Defendant appealed this order in Foster v. Kanuri, 241 Ill. App. 3d 677, 608 N.E.2d 8, 180 Ill. Dec. 886 (1992), where the sole issue presented to this court was whether defendant was entitled to set off the full pretrial settlement amounts paid to plaintiff by other, dismissed defendants, against the jury's total verdict against him. On appeal, this court reversed the trial court's determination as to the setoffs and remanded the case to the trial court with instruction to reconsider the settlement agreements and the jury verdict in light of the wrongful death and survival claims involved. In reaching its decision, this court held that the express provisions and plain language of the Joint Tortfeasor Contribution Act (Contribution Act) (Ill. Rev. Stat. 1989, ch. 70, par. 302(c)) entitled defendant to have settlement proceeds paid by the other defendants set off against the jury verdict. This court further instructed the trial court to apportion the setoff of the jury verdict against the pretrial settlements in light of the method espoused in Murphy v. Martin Oil Co., 56 Ill. 2d 423, 308 N.E.2d 583 (1974), and reiterated in Fountas v. Breed, 118 Ill. App. 3d 669, 455 N.E.2d 200, 74 Ill. Dec. 170 (1983).
On remand, the trial court granted defendant a setoff against the judgment entered on the jury's verdict of $2,925,000 in the amount of $2,750,000 for pretrial settlement funds received by the plaintiff from other settling defendants prior to trial. The trial court specified that the amount due and owing plaintiff from defendant should be reduced to the net sum of $175,000 plus $345.20 in interest. Plaintiff appeals from this order.
On appeal, plaintiff contends that the setoff approach adopted by the trial court on remand is inconsistent with this court's prior opinion. Specifically, plaintiff argues that the setoff approach deprived the minor child, Daniel Foster, of nearly $875,000 of the $2,100,000 wrongful death recovery awarded to him by the jury by offsetting against his recovery, not only his share of the pretrial settlements, but also that of his father, James Foster. Defendant, on the other hand, argues that the earlier decision in Foster established the law of the case and this court is bound by its holding and the judgment of the circuit court entered on remand. Defendant argues that the issue on appeal is improper in that plaintiff is attempting to use a second appeal to ask this court to reconsider its earlier decision.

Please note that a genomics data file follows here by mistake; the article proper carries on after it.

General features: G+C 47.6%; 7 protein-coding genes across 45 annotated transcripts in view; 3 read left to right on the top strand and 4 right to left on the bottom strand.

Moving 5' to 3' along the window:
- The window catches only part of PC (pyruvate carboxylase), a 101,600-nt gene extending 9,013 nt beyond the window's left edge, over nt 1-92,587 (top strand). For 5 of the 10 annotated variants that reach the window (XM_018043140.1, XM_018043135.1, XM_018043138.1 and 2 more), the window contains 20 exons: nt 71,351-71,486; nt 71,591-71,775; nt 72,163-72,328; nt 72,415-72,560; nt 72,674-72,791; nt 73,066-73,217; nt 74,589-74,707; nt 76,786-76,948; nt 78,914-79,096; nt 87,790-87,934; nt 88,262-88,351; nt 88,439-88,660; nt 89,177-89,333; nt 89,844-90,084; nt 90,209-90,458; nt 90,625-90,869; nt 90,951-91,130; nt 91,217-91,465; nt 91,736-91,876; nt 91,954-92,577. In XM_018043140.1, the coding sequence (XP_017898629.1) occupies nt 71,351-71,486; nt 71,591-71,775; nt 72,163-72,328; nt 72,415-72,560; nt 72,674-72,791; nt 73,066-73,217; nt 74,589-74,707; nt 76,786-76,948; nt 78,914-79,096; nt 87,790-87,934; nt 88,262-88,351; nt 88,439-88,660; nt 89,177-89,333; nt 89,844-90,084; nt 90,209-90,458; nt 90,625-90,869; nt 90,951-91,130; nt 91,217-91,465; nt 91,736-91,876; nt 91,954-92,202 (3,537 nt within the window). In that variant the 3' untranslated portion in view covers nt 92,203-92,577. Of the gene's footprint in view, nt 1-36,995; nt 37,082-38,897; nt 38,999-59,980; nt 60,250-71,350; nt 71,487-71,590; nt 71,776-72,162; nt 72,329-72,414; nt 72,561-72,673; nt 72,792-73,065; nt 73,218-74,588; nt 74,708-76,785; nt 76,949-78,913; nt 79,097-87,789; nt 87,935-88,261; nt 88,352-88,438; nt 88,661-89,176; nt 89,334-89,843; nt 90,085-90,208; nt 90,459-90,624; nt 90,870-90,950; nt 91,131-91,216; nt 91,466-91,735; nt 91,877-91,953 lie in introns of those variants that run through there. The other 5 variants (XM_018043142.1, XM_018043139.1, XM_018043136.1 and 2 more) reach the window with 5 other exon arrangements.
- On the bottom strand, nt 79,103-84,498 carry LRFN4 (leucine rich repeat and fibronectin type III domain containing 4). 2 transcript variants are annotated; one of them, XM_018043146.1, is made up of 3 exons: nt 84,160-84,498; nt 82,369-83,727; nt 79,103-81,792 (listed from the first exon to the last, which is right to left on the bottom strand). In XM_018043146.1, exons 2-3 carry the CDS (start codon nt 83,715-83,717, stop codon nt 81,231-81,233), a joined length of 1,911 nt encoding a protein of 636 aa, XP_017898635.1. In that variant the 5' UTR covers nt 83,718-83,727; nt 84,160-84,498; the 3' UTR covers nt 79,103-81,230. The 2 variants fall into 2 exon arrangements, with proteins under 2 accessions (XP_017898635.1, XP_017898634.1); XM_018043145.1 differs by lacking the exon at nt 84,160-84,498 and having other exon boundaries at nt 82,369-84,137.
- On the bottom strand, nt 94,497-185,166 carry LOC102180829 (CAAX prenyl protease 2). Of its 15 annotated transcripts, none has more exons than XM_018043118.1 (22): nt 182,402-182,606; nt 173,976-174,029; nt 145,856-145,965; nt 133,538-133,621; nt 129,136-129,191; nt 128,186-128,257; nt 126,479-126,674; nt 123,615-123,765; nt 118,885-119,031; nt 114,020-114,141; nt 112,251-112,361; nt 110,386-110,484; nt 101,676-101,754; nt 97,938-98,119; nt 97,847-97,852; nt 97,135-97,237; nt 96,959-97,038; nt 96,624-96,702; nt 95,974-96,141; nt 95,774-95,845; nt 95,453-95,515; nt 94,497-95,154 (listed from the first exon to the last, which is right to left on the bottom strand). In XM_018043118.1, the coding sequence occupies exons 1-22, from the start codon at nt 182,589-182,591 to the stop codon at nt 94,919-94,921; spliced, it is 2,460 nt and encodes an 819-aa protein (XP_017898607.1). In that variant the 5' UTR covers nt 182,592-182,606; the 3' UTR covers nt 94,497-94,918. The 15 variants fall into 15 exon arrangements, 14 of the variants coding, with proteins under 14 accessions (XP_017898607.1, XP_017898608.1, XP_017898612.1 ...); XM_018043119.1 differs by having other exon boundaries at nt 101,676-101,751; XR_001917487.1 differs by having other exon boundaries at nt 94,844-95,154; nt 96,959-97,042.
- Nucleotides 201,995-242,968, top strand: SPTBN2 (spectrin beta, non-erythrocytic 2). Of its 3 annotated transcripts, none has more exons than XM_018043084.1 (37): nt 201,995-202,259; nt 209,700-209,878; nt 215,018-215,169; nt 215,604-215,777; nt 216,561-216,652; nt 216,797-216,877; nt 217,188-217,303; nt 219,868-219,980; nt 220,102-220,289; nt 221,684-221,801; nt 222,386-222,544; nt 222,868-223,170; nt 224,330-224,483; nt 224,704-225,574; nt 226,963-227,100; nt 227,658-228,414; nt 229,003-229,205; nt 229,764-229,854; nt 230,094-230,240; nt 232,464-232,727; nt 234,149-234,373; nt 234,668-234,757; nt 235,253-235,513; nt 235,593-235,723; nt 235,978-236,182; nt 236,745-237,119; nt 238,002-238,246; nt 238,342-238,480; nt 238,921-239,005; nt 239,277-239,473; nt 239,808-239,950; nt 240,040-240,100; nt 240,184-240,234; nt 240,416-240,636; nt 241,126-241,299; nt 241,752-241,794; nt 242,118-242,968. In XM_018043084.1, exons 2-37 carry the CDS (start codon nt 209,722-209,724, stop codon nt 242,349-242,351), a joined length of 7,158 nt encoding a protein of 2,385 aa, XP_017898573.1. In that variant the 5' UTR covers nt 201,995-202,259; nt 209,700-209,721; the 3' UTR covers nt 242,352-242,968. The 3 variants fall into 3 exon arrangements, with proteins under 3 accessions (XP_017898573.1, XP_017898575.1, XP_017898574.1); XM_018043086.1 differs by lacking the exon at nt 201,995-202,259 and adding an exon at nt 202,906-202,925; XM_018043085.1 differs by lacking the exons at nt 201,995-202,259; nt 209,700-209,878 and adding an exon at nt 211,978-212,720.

Under Illinois law, the earlier decision in Foster established the law of the case, and this court is bound by its holding in the aforementioned case and the judgment of the circuit court entered on remand. PSL Realty Co. v. Granite Investment Co., 86 Ill. 2d 291, 312, 427 N.E.2d 563, 573, 56 Ill. Dec. 368 (1981). When an appellate court reverses and remands the cause with a specific mandate, the only proper issue on a second appeal is whether the trial court's order is in accord with the mandate. Anundson v. City of Chicago, 15 Ill. App. 3d 1032, 1037, 305 N.E.2d 376, 381 (1973). Ordinarily, a party seeking review of an appellate decision in an Illinois court has two options, neither of which includes a second appeal. The party may ...